pg. 11: "...On the last, cold day of December in the dying year we count as 406, the river Rhine froze solid, providing the natural bridge that hundreds of thousands of hungry men, women and children had been waiting for. They were the barbari--to the Romans an undistinguished, matted mass of Others, not terrifying, just troublemakers, annoyances, things one would rather not have to deal with--non-Romans. To themselves, they were, presumably, something more, but as the illiterate leave few records, we can only surmise their opinion of themselves.
Neither the weary, disciplined Roman soldiers, ranked along the west bank, nor the anxious, helter-skelter tribes amassing on the east bank could have been giving much thought to their place in history. But this moment of slack, this relative calm before the pandemonium to follow, gives us the chance to study the actors on both sides of the river and to look backward on what has been and forward to what will be.
pg. 26: "...By the fifth century, in the years before the complete collapse of Roman government, the imperial approach to taxation had produced a caste as hopeless as any in history. Their rapacious exactions, taken wherever and whenever they could, were the direct result of their desperation about their own increasingly unpayable tax bills. As these nerved-up outcasts commenced to prey on whoever was weaker than they, the rich became even richer. The great landowners ate up the little ones, the tax base shrank still further, and the middle classes, never encouraged by the Roman state, began to disappear from the face of the earth. Nor would they return till the appearance of the Italian mercantile families of the high Middle Ages..."
pg. 29: "...Though it is difficult to imagine the Pax Romana lasting as long as it did without the increasing militarization of the Imperium Romanum, the Romans themselves were never happy about their army. It suggested dictatorship, rather than those good old republican values, and they preferred to avert their eyes, keeping themselves carefully ignorant of the army's essential contribution to their well-being. With the moral decay of republican resolve, the army became more and more a reserve of non-Romans, half-Romanized barbarian mercenaries and servants sent in the stead of freemen who couldn't be bothered. In the last days of the empire, men commonly mutilated themselves to escape service, though such a crime was--in theory--punishable by torture and death. Military levies, sent to the great estates, met such resistance that influential landowners were allowed to send money, instead of men, to the army. In 409, faced with an increasingly undefended frontier, the emperor announced the impossible: henceforth, slaves would be permitted, even encouraged, to enlist, and for their service they would receive a bounty and their freedom. By this point, it was sometimes difficult to tell the Romans from the barbarians--at least along the frontier..."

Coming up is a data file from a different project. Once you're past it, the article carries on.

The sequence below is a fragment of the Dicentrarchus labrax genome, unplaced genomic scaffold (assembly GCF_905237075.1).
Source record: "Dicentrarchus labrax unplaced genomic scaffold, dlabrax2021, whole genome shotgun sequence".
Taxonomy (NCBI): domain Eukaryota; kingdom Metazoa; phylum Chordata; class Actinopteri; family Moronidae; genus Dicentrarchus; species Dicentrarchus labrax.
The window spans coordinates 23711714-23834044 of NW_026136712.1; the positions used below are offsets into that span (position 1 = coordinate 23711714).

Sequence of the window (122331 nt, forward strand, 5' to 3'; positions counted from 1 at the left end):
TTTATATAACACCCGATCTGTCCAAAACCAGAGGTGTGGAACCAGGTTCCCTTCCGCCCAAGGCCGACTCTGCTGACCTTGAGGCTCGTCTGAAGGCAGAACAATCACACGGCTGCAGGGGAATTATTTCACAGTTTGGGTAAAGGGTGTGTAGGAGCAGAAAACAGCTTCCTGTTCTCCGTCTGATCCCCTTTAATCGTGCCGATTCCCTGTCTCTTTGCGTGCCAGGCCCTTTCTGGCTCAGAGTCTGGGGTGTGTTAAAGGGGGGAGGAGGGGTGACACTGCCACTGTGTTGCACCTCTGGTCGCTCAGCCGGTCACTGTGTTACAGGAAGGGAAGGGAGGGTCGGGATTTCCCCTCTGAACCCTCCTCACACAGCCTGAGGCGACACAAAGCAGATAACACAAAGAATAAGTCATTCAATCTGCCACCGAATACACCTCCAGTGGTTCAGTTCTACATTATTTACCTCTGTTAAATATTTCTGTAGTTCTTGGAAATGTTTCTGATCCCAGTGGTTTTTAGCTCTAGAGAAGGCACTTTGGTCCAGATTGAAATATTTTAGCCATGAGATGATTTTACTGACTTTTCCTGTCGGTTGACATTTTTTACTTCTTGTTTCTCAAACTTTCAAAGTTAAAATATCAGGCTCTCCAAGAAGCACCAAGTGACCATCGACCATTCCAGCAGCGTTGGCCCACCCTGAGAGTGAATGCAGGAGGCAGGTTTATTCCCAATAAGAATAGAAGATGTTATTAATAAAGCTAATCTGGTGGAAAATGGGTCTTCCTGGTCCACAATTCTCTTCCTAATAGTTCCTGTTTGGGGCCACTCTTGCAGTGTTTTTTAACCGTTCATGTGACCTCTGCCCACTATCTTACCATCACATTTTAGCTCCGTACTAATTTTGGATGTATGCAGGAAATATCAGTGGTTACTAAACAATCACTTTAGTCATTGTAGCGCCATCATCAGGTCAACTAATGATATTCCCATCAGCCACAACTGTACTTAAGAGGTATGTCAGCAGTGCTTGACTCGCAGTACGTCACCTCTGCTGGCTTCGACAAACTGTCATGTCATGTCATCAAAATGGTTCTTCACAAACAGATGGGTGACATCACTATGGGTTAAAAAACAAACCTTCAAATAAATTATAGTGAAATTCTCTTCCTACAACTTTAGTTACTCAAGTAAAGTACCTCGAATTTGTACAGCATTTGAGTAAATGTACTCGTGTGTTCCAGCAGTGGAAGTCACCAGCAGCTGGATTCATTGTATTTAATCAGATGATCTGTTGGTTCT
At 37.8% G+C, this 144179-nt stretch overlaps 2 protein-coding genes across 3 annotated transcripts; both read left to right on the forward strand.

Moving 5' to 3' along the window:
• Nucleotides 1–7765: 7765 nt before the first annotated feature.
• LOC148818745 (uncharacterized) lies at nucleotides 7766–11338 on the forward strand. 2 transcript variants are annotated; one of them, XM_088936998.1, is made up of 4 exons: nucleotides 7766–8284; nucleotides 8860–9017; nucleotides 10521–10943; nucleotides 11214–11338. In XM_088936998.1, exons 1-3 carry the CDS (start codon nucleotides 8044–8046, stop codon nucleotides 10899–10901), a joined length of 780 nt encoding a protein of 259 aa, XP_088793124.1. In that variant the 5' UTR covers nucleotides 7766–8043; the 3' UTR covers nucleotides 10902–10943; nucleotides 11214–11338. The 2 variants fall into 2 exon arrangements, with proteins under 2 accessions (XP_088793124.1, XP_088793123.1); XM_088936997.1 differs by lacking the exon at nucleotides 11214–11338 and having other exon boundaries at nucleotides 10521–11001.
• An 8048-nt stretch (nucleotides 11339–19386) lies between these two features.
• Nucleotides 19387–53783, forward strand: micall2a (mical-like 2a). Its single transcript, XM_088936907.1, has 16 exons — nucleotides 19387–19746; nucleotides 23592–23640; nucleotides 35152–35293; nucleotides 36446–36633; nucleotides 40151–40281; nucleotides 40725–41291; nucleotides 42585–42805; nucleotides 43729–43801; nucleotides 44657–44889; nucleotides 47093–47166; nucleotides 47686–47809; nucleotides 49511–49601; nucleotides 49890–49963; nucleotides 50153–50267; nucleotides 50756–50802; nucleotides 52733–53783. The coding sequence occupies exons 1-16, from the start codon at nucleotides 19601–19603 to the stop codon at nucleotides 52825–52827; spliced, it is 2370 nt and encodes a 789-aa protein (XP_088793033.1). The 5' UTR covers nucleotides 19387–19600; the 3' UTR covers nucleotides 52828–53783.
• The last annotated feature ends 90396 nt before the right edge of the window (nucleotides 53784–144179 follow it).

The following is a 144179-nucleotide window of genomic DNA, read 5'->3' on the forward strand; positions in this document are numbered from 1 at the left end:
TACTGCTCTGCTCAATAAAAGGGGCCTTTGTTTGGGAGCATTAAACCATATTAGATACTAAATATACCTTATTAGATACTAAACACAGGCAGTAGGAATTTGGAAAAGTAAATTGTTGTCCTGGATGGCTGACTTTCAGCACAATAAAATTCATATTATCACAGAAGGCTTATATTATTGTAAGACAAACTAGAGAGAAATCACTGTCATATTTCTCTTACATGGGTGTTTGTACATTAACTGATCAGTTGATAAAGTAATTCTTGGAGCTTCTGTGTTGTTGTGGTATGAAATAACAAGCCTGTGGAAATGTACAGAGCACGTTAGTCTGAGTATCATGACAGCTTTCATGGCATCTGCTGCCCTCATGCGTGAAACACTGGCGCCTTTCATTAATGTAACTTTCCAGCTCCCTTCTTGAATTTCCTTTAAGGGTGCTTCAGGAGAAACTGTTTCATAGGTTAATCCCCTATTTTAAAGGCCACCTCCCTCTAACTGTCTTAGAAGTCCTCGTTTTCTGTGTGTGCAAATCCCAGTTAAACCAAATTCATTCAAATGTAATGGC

pg. 29: "...There are, no doubt, lessons here for the contemporary reader. The changing character of the native population, brought about through unremarked pressures on porous borders; the creation of an increasingly unwieldy and rigid bureaucracy, whose own survival becomes its overriding goal; the despising of the military and the avoidance of service by established families, while its offices present unprecedented opportunity for marginal men to whom its ranks had once been closed; the lip service paid to values long dead; the pretense that we still are what we once were; the increasing concentrations of the populace into richer and poorer by way of a corrupt tax system, and the desperation that inevitably follows; the aggrandizement of executive power at the expense of the legislature; ineffectual legislation promulgated with great show; the moral vocation of the man at the top to maintain order at all costs, while growing blind to the cruel dilemmas of ordinary life--these are all themes with which our world is familiar, nor are they the God-given property of any party or political point of view, even though we often act as if they were. At least, the emperor could not heap his economic burdens on posterity by creating long-term public debt, for floating capital had not yet been conceptualized..."